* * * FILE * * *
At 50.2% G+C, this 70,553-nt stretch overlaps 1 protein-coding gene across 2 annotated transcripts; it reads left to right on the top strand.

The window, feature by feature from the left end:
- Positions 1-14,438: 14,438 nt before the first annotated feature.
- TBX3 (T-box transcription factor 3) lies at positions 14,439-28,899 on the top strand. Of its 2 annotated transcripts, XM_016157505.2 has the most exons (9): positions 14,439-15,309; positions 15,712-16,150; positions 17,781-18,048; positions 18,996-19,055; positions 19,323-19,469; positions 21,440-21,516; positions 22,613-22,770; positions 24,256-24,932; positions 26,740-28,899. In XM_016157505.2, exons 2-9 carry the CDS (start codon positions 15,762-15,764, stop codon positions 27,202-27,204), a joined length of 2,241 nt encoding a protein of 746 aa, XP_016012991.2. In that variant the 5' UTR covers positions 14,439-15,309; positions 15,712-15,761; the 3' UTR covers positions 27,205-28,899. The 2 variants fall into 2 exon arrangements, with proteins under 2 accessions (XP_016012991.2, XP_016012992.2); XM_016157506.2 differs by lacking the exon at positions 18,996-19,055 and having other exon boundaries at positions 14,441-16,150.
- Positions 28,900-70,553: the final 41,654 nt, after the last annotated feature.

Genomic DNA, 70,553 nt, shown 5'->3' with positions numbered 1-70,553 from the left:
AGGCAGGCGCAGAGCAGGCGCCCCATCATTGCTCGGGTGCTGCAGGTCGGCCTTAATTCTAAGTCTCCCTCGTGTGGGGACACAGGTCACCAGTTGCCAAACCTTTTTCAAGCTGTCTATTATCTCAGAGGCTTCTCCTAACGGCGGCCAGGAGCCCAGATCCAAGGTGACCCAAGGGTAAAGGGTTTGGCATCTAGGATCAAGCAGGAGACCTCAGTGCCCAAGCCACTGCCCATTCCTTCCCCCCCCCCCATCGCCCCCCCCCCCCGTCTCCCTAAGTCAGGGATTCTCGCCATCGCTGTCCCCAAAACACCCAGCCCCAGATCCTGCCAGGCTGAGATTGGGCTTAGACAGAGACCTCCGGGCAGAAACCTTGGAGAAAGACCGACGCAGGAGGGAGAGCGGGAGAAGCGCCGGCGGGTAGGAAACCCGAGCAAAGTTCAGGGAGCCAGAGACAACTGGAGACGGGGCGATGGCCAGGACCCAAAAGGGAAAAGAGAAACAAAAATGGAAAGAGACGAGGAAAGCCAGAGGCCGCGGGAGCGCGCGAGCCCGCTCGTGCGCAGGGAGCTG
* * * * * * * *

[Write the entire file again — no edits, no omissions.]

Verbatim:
At 50.2% G+C, this 70,553-nt stretch overlaps 1 protein-coding gene across 2 annotated transcripts; it reads left to right on the top strand.

The window, feature by feature from the left end:
- Positions 1-14,438: 14,438 nt before the first annotated feature.
- TBX3 (T-box transcription factor 3) lies at positions 14,439-28,899 on the top strand. Of its 2 annotated transcripts, XM_016157505.2 has the most exons (9): positions 14,439-15,309; positions 15,712-16,150; positions 17,781-18,048; positions 18,996-19,055; positions 19,323-19,469; positions 21,440-21,516; positions 22,613-22,770; positions 24,256-24,932; positions 26,740-28,899. In XM_016157505.2, exons 2-9 carry the CDS (start codon positions 15,762-15,764, stop codon positions 27,202-27,204), a joined length of 2,241 nt encoding a protein of 746 aa, XP_016012991.2. In that variant the 5' UTR covers positions 14,439-15,309; positions 15,712-15,761; the 3' UTR covers positions 27,205-28,899. The 2 variants fall into 2 exon arrangements, with proteins under 2 accessions (XP_016012991.2, XP_016012992.2); XM_016157506.2 differs by lacking the exon at positions 18,996-19,055 and having other exon boundaries at positions 14,441-16,150.
- Positions 28,900-70,553: the final 41,654 nt, after the last annotated feature.

Genomic DNA, 70,553 nt, shown 5'->3' with positions numbered 1-70,553 from the left:
AGGCAGGCGCAGAGCAGGCGCCCCATCATTGCTCGGGTGCTGCAGGTCGGCCTTAATTCTAAGTCTCCCTCGTGTGGGGACACAGGTCACCAGTTGCCAAACCTTTTTCAAGCTGTCTATTATCTCAGAGGCTTCTCCTAACGGCGGCCAGGAGCCCAGATCCAAGGTGACCCAAGGGTAAAGGGTTTGGCATCTAGGATCAAGCAGGAGACCTCAGTGCCCAAGCCACTGCCCATTCCTTCCCCCCCCCCCATCGCCCCCCCCCCCCGTCTCCCTAAGTCAGGGATTCTCGCCATCGCTGTCCCCAAAACACCCAGCCCCAGATCCTGCCAGGCTGAGATTGGGCTTAGACAGAGACCTCCGGGCAGAAACCTTGGAGAAAGACCGACGCAGGAGGGAGAGCGGGAGAAGCGCCGGCGGGTAGGAAACCCGAGCAAAGTTCAGGGAGCCAGAGACAACTGGAGACGGGGCGATGGCCAGGACCCAAAAGGGAAAAGAGAAACAAAAATGGAAAGAGACGAGGAAAGCCAGAGGCCGCGGGAGCGCGCGAGCCCGCTCGTGCGCAGGGAGCTG